Cochlear implantation in children who have experienced hearing loss at a young age can help develop speech and language skills.
A cochlear implant system includes several advanced components of technology that work together to bypass the cochlea to restore hearing by sending sound directly to the hearing nerve. The first is an internal component (the implant and electrode array) that a surgeon implants. The second is a series of external components that is worn on the ear and attaches to the implant (the headpiece and processor).
Dr Catherine van Dijk, head of the Cochlear Implant division at the Ear Institute answered a few questions about this life-changing operation.
How old must your child be before they can receive a cochlear implant?
If your child is born deaf, it is best to do a cochlear implant before the age of four. The procedure can, however, be done on a baby as young as ten months. The chances of developing normal speech and language are greatly increased if the operation is done as early as possible. However, we have had cases where children are born deaf and are implanted later, for example at the age of six, and they are able to catch up, and learn to speak and develop language.
How long does the operation take?
It depends on the skill of the surgeon. Skilled surgeons take about two to three hours to do the procedure. In most instances, your child is discharged from the hospital on the same day.
Is the operation painful?
Most patients do not complain of pain afterward and pain medication is often prescribed for three days. When the anaesthetic has worn off, your child can play as normal. But they have to take it easy, and try and get some rest.
Why does one have to wait for 30 days before the device is switched on?
A magnet is placed under the skin and the processor of the head piece also has a magnet. When the head is swollen after the operation, the magnets do not stick properly. We are very conservative when it comes to this and rather wait four weeks for the swelling to go down and only then do we switch on the device.
What happens during the “switch on” process?
At the “switch on” appointment, the external component is activated, and the child has access to sound for the first time. It is a day with mixed emotions as every child’s response to sound is different. Reactions may include smiling, pointing to the ear or even crying as hearing is a completely new experience for the child. For parents, this may also be an overwhelming day as it is the beginning of their child’s hearing and listening journey. Parental involvement and commitment to this journey is critically important.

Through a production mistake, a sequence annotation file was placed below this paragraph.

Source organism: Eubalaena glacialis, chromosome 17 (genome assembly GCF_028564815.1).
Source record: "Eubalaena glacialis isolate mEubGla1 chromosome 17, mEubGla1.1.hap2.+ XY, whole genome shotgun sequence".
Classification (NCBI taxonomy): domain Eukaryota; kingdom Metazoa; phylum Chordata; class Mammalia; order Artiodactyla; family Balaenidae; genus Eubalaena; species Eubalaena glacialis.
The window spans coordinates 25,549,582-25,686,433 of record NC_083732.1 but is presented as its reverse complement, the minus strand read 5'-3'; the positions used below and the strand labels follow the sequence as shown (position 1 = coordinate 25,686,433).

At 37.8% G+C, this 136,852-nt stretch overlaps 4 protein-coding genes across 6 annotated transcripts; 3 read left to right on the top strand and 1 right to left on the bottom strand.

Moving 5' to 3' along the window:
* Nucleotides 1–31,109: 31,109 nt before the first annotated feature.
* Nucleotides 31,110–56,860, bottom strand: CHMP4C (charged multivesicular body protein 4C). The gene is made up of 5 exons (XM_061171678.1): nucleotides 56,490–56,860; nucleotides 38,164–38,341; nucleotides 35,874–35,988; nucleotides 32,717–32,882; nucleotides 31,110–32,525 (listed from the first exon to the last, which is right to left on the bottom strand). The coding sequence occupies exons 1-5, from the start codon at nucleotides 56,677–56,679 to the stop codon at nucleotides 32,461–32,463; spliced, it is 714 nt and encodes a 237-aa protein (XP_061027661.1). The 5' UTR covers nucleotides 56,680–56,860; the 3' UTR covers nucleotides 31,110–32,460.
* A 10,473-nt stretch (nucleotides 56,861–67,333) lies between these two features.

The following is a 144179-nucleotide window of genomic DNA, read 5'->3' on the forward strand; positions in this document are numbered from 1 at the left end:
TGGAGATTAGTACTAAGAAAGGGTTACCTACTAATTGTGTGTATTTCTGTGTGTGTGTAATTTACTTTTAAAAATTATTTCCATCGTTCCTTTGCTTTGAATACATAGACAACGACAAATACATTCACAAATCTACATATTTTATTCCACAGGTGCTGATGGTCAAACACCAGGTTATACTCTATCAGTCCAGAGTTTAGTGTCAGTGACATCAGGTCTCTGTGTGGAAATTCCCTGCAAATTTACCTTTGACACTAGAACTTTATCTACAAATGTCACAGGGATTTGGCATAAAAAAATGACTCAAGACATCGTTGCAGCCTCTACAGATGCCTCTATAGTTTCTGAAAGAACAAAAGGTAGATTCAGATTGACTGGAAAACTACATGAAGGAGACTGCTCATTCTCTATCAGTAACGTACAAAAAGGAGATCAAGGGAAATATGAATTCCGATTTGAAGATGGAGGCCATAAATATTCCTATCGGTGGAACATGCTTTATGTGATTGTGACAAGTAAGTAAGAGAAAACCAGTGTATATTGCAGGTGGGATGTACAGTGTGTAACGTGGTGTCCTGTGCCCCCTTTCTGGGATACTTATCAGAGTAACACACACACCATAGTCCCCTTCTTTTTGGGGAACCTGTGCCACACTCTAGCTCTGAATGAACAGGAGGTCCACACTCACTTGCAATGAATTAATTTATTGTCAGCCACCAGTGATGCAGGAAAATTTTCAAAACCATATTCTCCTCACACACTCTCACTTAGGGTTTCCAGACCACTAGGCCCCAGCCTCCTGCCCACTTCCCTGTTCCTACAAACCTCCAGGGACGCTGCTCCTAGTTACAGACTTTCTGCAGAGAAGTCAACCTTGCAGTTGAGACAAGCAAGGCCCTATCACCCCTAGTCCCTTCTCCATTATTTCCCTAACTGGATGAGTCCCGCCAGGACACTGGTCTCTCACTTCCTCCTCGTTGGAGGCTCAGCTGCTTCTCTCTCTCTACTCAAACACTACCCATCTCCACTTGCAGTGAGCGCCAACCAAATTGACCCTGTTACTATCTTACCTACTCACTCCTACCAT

What role do parents play in the success of the operation and rehabilitation?
If the surgery is a success, your child will have access to sound. The progress of listening and language development, however, differs for each child and is dependent on, amongst other factors, the commitment of parents in getting all the help and support needed. Parent guidance sessions and intervention with a speech therapist who has experience in working with children with hearing loss are vital for the development of your child’s listening and spoken language skills.
What are the benefits of a cochlear implant?
Hearing is one of our five senses. You can never reach your full potential if all your senses are not fully functional. The earlier hearing loss occurs in a child’s life, the more serious the effects on the child’s development. When a child has difficulty hearing, the areas of the brain used for communication may not develop appropriately. This makes understanding and talking very difficult.
Research and decades of experience demonstrate that cochlear implants often provide improved:
- Auditory awareness of sounds at levels within the normal range of hearing
- Speech understanding, sound clarity and language skills
- Hearing in noisy environments
- Quality of life
- Educational outcomes, with the potential to attend a mainstream school
We are passionate about helping your child to hear and communicate well.